Josephson harmonics describe quantum bits more precisely

Josephson tunnel junctions are more complex than previously thought.

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Physicists from Forschungszentrum Jülich (FZJ) and the Karlsruhe Institute of Technology (KIT) have discovered that Josephson tunnel junctions, which are the basic building blocks of superconducting quantum computers, are more complex than previously believed.

They have found that harmonics, similar to overtones in a musical instrument, are superimposed on the fundamental mode. Therefore, corrections may result in quantum bits that are 2 to 7 times more stable.

The story began in 2019 when Dr. Dennis Willsch and Dennis Rieger – two Ph.D. students from FZJ and KIT at the time and joint first authors of the paper – had difficulties understanding their experiments with the standard model for Josephson tunnel junctions. To get to the bottom of this, the team led by Professor Pop examined additional data from various laboratories across the world, including the Ecole Normale Supérieure in Paris and a 27-qubit device at IBM Quantum in New York.

A Josephson tunnel junction consists of two superconducting electrodes, the so-called base and top electrodes, which are connected by an insulating barrier of a few atomic layers of thickness. These circuit elements have been described with a simple sinusoidal model for decades.

Bottom part: By exciting superconducting circuits (yellow/blue) with microwave signals (red wiggly arrow), the researchers can analyze the fundamental equation that describes the Josephson tunnel junction of the circuit. Right part: The researches have observed significant deviations (red curve) from the sinusoidal standard model (green curve). Left part: Schematic zoom-in of a tunnel junction consisting of two superconductors (yellow/blue) with a thin insulating barrier in-between. The large conduction channels (red loops) can be responsible for the observed deviations from the standard model.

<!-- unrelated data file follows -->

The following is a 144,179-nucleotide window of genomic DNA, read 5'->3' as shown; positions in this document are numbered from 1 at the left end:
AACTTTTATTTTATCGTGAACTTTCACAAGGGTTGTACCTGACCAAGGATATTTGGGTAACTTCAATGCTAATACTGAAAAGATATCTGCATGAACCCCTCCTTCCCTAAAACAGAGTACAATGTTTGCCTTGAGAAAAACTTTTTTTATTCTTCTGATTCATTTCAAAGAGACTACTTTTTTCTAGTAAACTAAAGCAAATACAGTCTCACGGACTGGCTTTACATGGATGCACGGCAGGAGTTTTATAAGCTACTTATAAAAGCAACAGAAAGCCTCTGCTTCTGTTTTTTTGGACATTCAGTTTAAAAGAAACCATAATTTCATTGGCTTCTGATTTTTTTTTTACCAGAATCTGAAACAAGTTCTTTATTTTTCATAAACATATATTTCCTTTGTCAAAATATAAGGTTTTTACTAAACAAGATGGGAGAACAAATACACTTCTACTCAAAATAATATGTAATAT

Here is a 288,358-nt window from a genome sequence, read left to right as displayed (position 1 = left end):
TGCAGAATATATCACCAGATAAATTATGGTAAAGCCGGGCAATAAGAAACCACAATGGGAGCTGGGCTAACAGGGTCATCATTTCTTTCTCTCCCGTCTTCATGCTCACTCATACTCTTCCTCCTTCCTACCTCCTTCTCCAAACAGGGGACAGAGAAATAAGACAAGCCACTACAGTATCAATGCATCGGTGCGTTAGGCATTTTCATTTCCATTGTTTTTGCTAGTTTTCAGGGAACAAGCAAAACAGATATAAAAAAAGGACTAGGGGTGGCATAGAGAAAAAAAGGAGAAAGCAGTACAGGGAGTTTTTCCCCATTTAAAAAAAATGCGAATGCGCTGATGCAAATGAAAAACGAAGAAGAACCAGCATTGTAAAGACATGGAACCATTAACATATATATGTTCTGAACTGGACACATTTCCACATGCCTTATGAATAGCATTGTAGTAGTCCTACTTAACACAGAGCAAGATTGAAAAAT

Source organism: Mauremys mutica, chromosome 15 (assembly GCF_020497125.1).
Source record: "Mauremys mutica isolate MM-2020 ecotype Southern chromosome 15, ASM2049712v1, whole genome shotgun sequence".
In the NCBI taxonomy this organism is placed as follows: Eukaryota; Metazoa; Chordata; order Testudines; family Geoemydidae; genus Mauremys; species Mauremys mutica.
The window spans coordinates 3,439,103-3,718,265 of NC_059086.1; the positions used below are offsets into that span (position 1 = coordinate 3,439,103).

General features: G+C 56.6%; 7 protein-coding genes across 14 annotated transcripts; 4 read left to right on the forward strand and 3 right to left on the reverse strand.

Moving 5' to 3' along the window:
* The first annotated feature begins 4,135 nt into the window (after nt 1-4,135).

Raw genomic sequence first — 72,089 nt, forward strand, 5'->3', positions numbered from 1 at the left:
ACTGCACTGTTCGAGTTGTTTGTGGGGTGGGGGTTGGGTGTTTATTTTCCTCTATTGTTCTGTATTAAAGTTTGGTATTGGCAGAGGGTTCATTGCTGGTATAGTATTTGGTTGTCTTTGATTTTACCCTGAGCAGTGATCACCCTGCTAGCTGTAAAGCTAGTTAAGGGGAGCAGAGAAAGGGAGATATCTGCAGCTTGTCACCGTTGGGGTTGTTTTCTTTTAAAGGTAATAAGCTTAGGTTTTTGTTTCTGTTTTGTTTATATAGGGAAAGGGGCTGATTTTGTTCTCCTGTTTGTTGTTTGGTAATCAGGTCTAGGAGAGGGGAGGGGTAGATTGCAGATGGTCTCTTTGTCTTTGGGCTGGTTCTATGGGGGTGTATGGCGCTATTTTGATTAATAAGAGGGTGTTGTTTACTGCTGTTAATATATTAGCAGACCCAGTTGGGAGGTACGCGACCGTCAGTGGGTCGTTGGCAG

Bottom part: By exciting superconducting circuits (yellow/blue) with microwave signals (red wiggly arrow), the researchers can analyze the fundamental equation that describes the Josephson tunnel junction of the circuit. Right part: The researchers have observed significant deviations (red curve) from the sinusoidal standard model (green curve). Left part: Schematic zoom-in of a tunnel junction consisting of two superconductors (yellow/blue) with a thin insulating barrier in between. The large conduction channels (red loops) can be responsible for the observed deviations from the standard model. Graphic: Dennis Rieger/ Patrick Winkel, KIT

Developing large-scale superconducting quantum processors presents a challenge due to the microscopic degrees of freedom that exist in solid-state devices. To perform quantum operations, state-of-the-art superconducting qubits use aluminum oxide (AlOx) tunnel Josephson junctions as sources of nonlinearity.

However, the researchers have discovered that this “standard model” falls short of accurately describing the Josephson junctions used to build quantum bits. Instead, a mesoscopic model of tunneling, including higher harmonics, is required to accurately describe the tunneling current between the two superconductors. This phenomenon is analogous to musical instruments, where striking a string produces not only the basic tone but also several overtones that enrich the sound.

“It’s exciting that the measurements in the community have reached the level of accuracy at which we can resolve these small corrections to a model that has been considered sufficient for more than 15 years”, Dennis Rieger remarks.

“As an immediate consequence, we believe that Josephson harmonics will help in engineering better and more reliable quantum bits by reducing errors up to an order of magnitude, which brings us one step closer towards the dream of a fully universal superconducting quantum computer,” the two first authors conclude.

Journal reference:

  1. Dennis Willsch, Dennis Rieger et al. Observation of Josephson harmonics in tunnel junctions. Nature Physics, 2023. DOI: 10.1038/s41567-024-02400-8
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